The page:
Does this look like a candidate for a banned book cover to you?
Well, it is. Read on to understand why.
If you are enrolled in Amazon KDP Select, one of the benefits is that you have access to Amazon pay per click advertising.
I have been experimenting with this program, and although it is a bit clunky, and clearly still in development, I have been relatively happy.
One of the biggest problems was that author names were reversed, but I notice this glitch has now been rectified.
But earlier today, I got an odd surprise from Amazon advertising. They told me that my book cover violated their ad guideline policies.
Okay, after exchanging messages with Amazon Ads, they made their point that under their guidelines, the three most commonly rejected cover image themes were firearms and weapons, blood and violence, and provocative images.
Well, had I read the guidelines, which, of course, are not that easy to find, I should have been aware of the problem with my book cover and its suitability for Amazon advertising.
Except that my book cover was previously approved and ran quite happily!
But I made a silly mistake, which in part was due to an oddity on the KDP Ad dashboard.
Instead of clicking ‘pause‘ to stop my ad running for a couple of days prior to a promotion I had planned, I accidentally clicked ‘terminate.’
Once this is clicked, there is no way to recover an ad, which is really not a smart option, as there is no recovery or duplicate option.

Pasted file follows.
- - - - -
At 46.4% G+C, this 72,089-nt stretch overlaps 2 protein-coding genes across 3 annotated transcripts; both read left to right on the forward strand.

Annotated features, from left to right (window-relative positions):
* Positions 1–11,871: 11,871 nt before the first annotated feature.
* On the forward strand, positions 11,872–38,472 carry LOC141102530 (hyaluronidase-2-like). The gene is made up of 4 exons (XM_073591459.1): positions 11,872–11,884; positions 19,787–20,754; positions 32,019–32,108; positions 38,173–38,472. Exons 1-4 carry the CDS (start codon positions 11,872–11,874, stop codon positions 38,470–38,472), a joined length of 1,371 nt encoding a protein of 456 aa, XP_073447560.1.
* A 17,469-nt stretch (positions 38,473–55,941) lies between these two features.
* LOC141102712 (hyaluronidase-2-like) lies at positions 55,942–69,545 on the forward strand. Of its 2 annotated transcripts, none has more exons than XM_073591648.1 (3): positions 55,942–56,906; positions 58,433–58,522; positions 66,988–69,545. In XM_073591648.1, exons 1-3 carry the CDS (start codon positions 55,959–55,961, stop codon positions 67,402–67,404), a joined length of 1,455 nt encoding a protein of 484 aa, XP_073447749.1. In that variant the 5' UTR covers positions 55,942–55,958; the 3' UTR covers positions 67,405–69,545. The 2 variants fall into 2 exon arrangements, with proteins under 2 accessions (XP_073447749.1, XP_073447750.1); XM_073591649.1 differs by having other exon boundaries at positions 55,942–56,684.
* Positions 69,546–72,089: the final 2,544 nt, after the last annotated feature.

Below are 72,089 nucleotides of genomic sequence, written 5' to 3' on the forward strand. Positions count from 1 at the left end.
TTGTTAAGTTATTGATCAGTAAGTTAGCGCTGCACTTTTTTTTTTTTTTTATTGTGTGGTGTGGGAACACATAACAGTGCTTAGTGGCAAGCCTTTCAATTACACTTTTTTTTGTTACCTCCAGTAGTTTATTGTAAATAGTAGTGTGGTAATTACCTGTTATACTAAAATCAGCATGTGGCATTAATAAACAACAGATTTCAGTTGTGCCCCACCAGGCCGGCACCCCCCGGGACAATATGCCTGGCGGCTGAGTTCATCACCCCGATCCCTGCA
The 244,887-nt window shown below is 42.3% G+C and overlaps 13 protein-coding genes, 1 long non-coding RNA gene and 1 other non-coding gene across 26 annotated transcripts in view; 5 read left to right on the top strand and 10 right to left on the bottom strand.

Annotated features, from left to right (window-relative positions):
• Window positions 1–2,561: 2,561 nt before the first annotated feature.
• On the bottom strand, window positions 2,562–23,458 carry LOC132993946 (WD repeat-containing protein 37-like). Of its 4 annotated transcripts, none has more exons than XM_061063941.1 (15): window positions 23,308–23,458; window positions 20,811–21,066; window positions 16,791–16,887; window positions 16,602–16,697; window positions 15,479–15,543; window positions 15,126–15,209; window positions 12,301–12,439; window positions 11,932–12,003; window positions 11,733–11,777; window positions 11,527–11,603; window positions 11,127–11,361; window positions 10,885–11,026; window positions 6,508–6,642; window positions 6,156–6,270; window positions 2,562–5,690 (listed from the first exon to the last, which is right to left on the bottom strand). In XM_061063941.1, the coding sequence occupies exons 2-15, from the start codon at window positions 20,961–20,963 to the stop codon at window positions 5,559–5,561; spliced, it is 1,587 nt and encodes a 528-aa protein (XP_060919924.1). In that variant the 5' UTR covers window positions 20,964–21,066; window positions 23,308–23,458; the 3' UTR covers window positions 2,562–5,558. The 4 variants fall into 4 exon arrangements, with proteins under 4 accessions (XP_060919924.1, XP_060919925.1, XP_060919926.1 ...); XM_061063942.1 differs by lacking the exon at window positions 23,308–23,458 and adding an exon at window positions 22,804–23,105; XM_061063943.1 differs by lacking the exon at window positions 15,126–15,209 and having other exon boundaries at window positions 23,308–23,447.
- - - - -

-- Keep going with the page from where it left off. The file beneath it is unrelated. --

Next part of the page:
So, I had to set up the ad all over again and get it approved again. And this was the reply to the exact same ad that had been previously approved three weeks earlier.
My book cover is okay one day but banned a few weeks later?
A bit inconsistent methinks.
Of course, I pointed out this fact in my messages to Amazon, when I asked why my approved ad was now unapproved, but there was no arguing with them.
My cover was not in conformity with Amazon guidelines, etc., etc, and that it had previously been approved was of no consequence.
End of story, end of the ad.
So, if you are planning to use KDP pay per click ads, be prepared for some ups and downs, surprises, and inconsistencies.
As a footnote, though, I have the same book cover running quite happily on Facebook ads, which has no issue with the cover image at all.
On top of that, Facebook ads average out to be about half the cost per click when compared to Amazon.
So I guess, in a strange roundabout way, Amazon has saved me some money!
Related reading: Banned Books Due To Social Media And Internet Censorship